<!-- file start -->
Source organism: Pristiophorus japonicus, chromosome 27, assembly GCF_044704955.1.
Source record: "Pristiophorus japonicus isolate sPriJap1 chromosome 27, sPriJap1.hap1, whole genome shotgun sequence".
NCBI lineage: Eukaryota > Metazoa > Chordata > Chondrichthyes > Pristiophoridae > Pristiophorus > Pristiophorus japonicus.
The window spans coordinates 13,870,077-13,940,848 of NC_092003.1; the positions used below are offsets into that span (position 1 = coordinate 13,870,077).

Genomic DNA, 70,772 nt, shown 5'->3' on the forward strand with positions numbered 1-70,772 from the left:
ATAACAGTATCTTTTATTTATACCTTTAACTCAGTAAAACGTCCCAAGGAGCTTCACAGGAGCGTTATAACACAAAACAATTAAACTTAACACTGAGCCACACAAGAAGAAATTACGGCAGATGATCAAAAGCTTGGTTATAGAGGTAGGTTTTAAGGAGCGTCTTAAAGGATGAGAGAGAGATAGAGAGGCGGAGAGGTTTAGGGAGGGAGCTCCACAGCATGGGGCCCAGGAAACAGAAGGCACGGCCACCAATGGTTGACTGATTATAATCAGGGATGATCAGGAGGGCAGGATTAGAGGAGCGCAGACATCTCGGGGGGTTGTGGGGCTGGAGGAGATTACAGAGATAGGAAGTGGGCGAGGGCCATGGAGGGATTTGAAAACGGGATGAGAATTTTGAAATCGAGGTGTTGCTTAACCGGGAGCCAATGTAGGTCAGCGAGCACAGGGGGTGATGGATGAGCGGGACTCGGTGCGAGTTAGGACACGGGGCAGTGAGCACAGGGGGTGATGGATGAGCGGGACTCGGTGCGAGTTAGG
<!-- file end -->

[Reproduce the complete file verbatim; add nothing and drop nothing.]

Source organism: Pristiophorus japonicus, chromosome 27, assembly GCF_044704955.1.
Source record: "Pristiophorus japonicus isolate sPriJap1 chromosome 27, sPriJap1.hap1, whole genome shotgun sequence".
NCBI lineage: Eukaryota > Metazoa > Chordata > Chondrichthyes > Pristiophoridae > Pristiophorus > Pristiophorus japonicus.
The window spans coordinates 13,870,077-13,940,848 of NC_092003.1; the positions used below are offsets into that span (position 1 = coordinate 13,870,077).

Genomic DNA, 70,772 nt, shown 5'->3' on the forward strand with positions numbered 1-70,772 from the left:
ATAACAGTATCTTTTATTTATACCTTTAACTCAGTAAAACGTCCCAAGGAGCTTCACAGGAGCGTTATAACACAAAACAATTAAACTTAACACTGAGCCACACAAGAAGAAATTACGGCAGATGATCAAAAGCTTGGTTATAGAGGTAGGTTTTAAGGAGCGTCTTAAAGGATGAGAGAGAGATAGAGAGGCGGAGAGGTTTAGGGAGGGAGCTCCACAGCATGGGGCCCAGGAAACAGAAGGCACGGCCACCAATGGTTGACTGATTATAATCAGGGATGATCAGGAGGGCAGGATTAGAGGAGCGCAGACATCTCGGGGGGTTGTGGGGCTGGAGGAGATTACAGAGATAGGAAGTGGGCGAGGGCCATGGAGGGATTTGAAAACGGGATGAGAATTTTGAAATCGAGGTGTTGCTTAACCGGGAGCCAATGTAGGTCAGCGAGCACAGGGGGTGATGGATGAGCGGGACTCGGTGCGAGTTAGGACACGGGGCAGTGAGCACAGGGGGTGATGGATGAGCGGGACTCGGTGCGAGTTAGG